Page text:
Why Does Hair Sometimes Shed After a Hair Transplant?

Following a hair transplant, the hair sheds because of trauma to the hair follicles during the removal and handling of the grafts. Coupled with a loss of blood supply to the area, this can cause the new hair to go dormant for a few months, resulting in a lack of growth. This is a perfectly normal side effect and is not a major concern for those in recovery.

During a hair transplant, your surgeon moves follicles from areas of the scalp that still contain thick, healthy hair to areas where balding or hair loss has started to take place. This involves the migration of between 500 and 2000 tiny grafts. The entire process can take between four and eight hours, depending on how many hair follicles you are having positioned into place.

After the transplant is finished, your scalp is likely to feel quite tender. Two to four weeks after the surgery is when you are most likely to see your transplanted hair fall out. New hair growth will start up again within 5-6 months. If you experience hair shedding at any point after a transplant, this doesn’t mean that your surgery was ineffective. Give it time, and new hair growth will start to come through.


The Stages of Hair Growth Explained

Shedding to gain new hair is just a part of the growth cycle. To fully understand why hair loss occurs and how it’s possible to replace it, it’s important to understand the hair growth cycle. It happens in three phases: anagen, catagen and telogen.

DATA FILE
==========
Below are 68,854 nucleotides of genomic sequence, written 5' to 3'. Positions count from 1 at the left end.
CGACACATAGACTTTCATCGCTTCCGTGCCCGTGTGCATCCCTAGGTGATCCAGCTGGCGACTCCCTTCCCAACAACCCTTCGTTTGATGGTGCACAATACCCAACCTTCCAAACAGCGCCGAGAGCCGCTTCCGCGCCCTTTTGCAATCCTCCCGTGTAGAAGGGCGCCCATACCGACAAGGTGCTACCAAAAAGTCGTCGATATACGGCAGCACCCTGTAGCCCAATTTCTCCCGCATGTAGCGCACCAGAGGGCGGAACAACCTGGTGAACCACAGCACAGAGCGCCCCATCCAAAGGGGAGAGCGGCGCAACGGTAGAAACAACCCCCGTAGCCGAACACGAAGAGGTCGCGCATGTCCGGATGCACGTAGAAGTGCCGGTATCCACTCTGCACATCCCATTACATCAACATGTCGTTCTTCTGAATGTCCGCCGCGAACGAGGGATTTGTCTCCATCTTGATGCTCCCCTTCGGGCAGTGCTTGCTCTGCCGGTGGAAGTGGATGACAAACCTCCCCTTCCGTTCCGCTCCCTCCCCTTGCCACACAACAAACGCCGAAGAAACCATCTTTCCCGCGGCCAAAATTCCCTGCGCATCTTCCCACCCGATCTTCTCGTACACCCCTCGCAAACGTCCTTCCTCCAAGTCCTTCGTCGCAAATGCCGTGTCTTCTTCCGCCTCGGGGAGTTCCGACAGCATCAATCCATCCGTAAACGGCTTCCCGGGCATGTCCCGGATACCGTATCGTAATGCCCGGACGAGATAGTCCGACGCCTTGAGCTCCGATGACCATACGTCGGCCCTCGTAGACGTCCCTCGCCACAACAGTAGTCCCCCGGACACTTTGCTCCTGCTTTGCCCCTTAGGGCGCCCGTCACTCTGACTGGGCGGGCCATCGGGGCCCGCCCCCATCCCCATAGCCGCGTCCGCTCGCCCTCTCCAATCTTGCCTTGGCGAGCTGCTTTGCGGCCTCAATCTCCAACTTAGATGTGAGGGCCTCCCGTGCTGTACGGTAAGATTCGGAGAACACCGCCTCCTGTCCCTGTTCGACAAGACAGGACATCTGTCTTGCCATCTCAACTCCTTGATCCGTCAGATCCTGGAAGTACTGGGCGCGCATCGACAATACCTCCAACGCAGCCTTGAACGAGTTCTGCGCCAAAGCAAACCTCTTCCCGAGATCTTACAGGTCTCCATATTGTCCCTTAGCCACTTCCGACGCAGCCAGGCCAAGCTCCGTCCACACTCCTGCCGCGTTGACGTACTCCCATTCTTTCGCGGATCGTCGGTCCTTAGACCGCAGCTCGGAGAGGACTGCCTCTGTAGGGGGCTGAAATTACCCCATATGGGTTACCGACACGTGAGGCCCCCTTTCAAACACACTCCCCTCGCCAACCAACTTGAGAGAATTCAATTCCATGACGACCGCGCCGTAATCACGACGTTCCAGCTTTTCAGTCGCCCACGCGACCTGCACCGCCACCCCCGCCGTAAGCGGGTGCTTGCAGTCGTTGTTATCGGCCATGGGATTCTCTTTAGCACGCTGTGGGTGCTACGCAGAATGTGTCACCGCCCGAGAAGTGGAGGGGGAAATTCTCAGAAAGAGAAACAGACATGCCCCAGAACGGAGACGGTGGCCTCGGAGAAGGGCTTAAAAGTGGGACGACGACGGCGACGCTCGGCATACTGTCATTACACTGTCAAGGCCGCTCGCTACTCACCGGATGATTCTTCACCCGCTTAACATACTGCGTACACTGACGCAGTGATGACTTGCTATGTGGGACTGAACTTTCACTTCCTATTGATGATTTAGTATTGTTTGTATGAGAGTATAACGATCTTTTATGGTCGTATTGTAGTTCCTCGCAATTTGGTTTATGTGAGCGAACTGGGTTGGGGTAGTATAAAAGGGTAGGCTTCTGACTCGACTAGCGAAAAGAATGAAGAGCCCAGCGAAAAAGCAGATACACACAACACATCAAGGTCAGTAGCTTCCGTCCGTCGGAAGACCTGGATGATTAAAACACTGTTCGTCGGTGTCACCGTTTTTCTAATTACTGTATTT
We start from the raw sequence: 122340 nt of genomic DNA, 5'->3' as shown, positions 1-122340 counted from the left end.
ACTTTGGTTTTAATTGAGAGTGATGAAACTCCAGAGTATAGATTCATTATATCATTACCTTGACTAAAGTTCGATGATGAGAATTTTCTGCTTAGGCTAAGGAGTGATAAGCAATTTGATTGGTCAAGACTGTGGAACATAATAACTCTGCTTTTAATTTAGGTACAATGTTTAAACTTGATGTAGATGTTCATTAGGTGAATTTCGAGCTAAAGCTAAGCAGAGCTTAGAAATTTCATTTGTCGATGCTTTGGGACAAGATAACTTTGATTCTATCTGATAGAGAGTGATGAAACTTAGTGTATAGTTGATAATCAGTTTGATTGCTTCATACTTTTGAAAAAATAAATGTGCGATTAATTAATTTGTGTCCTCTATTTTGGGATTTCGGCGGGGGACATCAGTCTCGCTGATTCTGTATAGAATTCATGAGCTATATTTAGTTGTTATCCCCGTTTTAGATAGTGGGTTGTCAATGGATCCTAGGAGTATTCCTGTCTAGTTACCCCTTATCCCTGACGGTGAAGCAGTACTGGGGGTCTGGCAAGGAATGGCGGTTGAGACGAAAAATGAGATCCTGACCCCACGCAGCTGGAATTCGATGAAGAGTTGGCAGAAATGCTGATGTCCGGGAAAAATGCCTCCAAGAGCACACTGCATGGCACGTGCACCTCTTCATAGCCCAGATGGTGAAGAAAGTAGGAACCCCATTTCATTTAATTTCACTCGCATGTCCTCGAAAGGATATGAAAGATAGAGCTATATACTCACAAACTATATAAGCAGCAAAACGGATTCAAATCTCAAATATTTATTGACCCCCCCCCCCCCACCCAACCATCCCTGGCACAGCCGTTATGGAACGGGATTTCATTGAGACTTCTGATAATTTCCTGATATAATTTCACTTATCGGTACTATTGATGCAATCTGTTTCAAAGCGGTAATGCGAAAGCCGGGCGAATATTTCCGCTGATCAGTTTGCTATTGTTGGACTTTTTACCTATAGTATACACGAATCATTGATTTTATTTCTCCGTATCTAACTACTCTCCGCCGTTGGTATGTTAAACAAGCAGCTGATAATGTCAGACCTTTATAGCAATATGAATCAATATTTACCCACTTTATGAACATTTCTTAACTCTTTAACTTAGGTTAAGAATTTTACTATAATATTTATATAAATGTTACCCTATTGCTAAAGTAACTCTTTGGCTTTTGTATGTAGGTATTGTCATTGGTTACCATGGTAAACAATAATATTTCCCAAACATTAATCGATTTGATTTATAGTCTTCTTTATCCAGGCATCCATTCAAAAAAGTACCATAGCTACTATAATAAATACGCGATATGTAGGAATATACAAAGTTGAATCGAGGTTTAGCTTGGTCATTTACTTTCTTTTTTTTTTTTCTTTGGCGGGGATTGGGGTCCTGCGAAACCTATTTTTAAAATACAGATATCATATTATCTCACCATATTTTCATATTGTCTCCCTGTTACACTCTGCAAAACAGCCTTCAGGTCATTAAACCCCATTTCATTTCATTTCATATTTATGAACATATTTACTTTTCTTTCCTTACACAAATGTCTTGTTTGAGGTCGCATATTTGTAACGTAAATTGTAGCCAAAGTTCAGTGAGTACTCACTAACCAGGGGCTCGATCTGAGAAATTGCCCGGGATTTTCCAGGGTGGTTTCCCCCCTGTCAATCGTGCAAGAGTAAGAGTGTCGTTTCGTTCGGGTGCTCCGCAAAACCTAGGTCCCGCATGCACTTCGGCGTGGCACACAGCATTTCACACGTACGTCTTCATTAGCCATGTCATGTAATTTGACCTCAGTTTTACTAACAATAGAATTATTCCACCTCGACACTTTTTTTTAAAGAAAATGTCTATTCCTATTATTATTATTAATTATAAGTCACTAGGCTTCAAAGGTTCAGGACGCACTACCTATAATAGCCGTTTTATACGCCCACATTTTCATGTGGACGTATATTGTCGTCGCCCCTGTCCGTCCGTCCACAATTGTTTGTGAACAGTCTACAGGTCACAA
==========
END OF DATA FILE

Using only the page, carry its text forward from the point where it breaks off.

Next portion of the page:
Anagen Phase

Hair growth begins with anagen (the growth phase). The body constructs from keratin, a fibrous protein that the body uses to build nails and skin and grows at a pace of around half an inch a month. Growth can accelerate in the summer; however, the difference is not dramatic.

The anagen hair growth phase lasts up to 5 years, usually reaching 30 inches at full length.


Catagen Phase

After the anagen phase, hair enters the catagen phase – a short, transitional period that lasts approximately 10 days. At this point, the hair bulb at the bottom of the follicle detaches from the blood supply and moves upwards before eventually separating from the hair and allowing it to shed.


Telogen Phase

Lastly, your hair enters the telogen phase, a resting phase, when your hair is released and falls out. The follicle then remains inactive for 3 months before the process is repeated.


To find out more, read our FAQs here, and take a look at our before and after shots to see the results you can expect from a hair transplant.